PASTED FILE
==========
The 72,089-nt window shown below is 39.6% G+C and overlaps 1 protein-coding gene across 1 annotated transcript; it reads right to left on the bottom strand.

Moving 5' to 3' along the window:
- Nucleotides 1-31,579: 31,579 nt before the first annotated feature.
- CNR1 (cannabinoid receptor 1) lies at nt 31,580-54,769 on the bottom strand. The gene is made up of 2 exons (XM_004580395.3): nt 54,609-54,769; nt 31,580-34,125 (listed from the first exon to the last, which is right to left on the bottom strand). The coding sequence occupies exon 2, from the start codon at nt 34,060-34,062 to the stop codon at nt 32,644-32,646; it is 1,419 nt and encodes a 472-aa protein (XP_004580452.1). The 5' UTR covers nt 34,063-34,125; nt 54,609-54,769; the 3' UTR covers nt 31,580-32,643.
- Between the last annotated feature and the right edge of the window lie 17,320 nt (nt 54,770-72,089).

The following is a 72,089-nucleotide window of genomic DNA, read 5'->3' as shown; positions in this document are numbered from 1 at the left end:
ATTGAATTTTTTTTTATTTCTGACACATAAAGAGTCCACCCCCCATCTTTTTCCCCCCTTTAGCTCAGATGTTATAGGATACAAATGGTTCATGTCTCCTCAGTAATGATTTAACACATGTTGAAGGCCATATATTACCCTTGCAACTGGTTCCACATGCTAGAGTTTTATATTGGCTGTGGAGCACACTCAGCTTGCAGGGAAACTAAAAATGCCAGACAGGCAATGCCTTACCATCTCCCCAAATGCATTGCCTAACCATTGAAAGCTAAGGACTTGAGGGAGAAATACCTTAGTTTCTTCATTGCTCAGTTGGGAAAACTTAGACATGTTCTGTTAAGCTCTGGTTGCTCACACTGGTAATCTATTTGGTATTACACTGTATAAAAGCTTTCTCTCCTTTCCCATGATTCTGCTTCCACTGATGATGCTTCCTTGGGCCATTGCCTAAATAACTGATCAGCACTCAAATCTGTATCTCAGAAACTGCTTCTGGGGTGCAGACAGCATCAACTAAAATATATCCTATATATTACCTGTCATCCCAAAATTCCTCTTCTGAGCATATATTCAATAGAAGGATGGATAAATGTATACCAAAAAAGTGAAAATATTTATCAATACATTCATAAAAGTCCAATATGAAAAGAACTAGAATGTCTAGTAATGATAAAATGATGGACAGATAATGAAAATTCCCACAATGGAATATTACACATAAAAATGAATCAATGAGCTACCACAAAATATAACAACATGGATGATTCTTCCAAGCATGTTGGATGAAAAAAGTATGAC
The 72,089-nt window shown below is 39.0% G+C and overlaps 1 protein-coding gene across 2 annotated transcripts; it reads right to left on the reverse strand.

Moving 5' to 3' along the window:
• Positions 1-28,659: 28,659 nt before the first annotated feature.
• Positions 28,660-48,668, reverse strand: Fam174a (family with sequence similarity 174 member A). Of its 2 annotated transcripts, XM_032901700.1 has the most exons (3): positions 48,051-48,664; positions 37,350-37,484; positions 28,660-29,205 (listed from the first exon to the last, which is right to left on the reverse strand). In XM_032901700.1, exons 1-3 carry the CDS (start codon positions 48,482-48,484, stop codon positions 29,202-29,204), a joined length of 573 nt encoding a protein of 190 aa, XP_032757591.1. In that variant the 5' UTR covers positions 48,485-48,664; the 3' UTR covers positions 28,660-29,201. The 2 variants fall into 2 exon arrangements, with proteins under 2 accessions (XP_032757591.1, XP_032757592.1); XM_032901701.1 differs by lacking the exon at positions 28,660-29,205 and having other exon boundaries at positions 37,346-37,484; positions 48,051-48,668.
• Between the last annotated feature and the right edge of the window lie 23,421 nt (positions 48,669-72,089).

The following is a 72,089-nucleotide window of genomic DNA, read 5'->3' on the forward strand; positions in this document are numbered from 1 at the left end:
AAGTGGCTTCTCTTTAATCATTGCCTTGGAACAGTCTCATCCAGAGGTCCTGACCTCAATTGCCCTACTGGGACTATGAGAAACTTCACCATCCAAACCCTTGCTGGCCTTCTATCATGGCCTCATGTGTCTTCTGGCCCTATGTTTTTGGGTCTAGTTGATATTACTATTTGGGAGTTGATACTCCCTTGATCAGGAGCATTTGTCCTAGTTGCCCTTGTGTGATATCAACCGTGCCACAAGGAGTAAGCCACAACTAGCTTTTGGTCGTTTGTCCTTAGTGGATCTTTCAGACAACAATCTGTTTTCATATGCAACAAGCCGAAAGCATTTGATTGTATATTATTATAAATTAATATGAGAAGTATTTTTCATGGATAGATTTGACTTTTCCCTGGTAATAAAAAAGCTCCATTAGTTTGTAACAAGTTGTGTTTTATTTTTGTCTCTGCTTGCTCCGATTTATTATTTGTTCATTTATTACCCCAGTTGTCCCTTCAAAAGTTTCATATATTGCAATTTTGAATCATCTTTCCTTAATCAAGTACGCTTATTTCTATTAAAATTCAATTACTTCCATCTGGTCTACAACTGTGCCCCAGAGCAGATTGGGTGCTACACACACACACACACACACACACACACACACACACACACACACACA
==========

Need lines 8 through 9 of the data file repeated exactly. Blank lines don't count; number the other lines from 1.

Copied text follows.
The 72,089-nt window shown below is 39.0% G+C and overlaps 1 protein-coding gene across 2 annotated transcripts; it reads right to left on the reverse strand.

Moving 5' to 3' along the window: